Who should be asked to the wedding; Duties of the bridesmaids and
groomsmen; Etiquette of a wedding; Costume of bride, bridesmaids, and
bridegroom; Arrival at the church; The marriage ceremonial; Registry
of the marriage; Return home, and wedding breakfast; Departure for the
honeymoon; Wedding cards; Modern practice of "No cards;" Reception and
return of wedding visits; Practical advice to a newly married
couple. Price, 15 cents.


="DON'T MARRY"=--At least, until you have read our new book
entitled "Don't Marry." Some marry too soon, others wait too long. This
book will tell you how, when, and whom to marry; besides giving you
valuable hints and helps not found in any other book. It contains 112
pages, paper cover, and is worth $10 to any one. Price, 25 cents.


=DIARY OF A MINISTER'S WIFE.=--By Almedia M. Brown. Complete
edition, 12mo, 544 pages. Handsomely bound in cloth, with fine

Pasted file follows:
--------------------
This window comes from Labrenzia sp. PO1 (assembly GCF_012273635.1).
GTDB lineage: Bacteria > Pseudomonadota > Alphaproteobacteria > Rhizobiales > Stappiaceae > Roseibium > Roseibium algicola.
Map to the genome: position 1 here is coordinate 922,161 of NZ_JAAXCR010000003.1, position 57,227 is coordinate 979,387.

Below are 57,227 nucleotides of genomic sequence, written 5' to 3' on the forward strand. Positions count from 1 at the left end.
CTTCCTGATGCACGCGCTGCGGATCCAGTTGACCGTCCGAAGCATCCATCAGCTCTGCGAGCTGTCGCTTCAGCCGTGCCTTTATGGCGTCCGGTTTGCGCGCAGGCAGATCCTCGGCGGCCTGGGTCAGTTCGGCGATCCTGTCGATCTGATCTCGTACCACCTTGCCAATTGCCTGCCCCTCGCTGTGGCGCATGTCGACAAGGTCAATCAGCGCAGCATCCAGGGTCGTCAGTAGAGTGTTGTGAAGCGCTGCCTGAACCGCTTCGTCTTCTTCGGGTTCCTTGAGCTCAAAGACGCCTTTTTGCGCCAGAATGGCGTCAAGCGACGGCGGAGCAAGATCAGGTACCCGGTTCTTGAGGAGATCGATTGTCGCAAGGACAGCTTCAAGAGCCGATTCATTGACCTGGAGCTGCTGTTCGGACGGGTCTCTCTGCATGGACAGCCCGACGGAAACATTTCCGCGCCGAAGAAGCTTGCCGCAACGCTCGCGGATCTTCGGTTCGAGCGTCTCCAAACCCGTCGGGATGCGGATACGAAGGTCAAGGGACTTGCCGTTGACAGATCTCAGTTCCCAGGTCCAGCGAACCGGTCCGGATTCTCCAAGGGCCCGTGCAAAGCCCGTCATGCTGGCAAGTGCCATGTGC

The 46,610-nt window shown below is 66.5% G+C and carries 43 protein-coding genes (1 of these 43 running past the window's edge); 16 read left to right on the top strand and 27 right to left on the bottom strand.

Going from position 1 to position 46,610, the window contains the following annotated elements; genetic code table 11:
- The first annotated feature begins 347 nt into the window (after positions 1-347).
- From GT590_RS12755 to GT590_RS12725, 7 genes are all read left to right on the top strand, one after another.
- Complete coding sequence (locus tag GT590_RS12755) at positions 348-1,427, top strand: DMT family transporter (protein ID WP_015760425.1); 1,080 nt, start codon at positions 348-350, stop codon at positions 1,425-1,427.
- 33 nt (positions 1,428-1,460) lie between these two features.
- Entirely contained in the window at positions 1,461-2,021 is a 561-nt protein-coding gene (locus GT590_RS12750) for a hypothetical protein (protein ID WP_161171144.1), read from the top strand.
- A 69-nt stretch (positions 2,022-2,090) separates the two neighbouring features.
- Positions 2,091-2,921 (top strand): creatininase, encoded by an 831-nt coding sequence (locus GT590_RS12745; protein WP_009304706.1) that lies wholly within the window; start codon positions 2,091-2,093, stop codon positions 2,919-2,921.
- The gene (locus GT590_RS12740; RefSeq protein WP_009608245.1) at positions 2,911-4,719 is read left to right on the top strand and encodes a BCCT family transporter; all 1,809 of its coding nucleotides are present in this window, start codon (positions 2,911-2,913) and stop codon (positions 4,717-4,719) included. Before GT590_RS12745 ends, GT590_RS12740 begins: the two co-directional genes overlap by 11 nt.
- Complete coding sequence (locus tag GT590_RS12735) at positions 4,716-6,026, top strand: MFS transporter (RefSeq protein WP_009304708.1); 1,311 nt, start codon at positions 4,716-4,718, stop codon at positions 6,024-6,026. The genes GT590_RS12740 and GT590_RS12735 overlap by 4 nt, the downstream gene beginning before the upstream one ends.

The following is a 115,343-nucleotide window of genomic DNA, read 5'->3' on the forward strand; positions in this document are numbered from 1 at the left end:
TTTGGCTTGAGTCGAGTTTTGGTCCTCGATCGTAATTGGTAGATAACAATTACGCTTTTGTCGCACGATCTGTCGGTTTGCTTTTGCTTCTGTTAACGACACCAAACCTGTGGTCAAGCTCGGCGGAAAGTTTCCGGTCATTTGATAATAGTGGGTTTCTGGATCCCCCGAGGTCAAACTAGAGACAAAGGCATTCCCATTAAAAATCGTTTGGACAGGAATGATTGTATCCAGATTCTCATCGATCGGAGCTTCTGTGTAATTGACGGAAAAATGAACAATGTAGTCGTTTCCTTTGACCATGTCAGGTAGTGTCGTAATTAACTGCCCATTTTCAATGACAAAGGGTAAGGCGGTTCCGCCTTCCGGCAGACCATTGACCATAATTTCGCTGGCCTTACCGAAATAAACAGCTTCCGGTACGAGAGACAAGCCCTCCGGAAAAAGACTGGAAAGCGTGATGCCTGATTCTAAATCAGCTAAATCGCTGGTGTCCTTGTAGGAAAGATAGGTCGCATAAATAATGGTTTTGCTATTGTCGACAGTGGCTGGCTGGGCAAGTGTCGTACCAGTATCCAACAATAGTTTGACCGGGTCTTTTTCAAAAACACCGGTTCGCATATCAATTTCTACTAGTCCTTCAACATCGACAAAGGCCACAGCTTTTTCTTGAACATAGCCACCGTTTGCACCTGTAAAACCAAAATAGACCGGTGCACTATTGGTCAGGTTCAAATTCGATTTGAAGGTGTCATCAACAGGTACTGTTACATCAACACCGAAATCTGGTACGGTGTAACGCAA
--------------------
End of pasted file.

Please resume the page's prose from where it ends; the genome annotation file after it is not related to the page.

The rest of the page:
full-page illustrations, including portraits of Mrs. Minnie
Hardscrabble, the minister's wife, from the facts and incidents in
whose life the story was written; also Rev. John Hardscrabble, with
three other characteristic engravings, which will amuse and interest
every reader. Price, $1.50.

This popular book is also issued complete in two volumes in paper
covers. Price, per volume, 25 cents.


=DIARY OF A VILLAGE GOSSIP.=--By Almedia M. Brown, author of
"Diary of a Minister's Wife," etc., etc. 12mo, 293 pages. Paper cover,
25 cents; handsomely bound in cloth, $1.00.


=MAGIC DIAL (THE).=--By the use of which secret correspondence may
be carried on without fear of detection. No one (even if provided with
one of these dials) can decipher it. It is entirely new, and nothing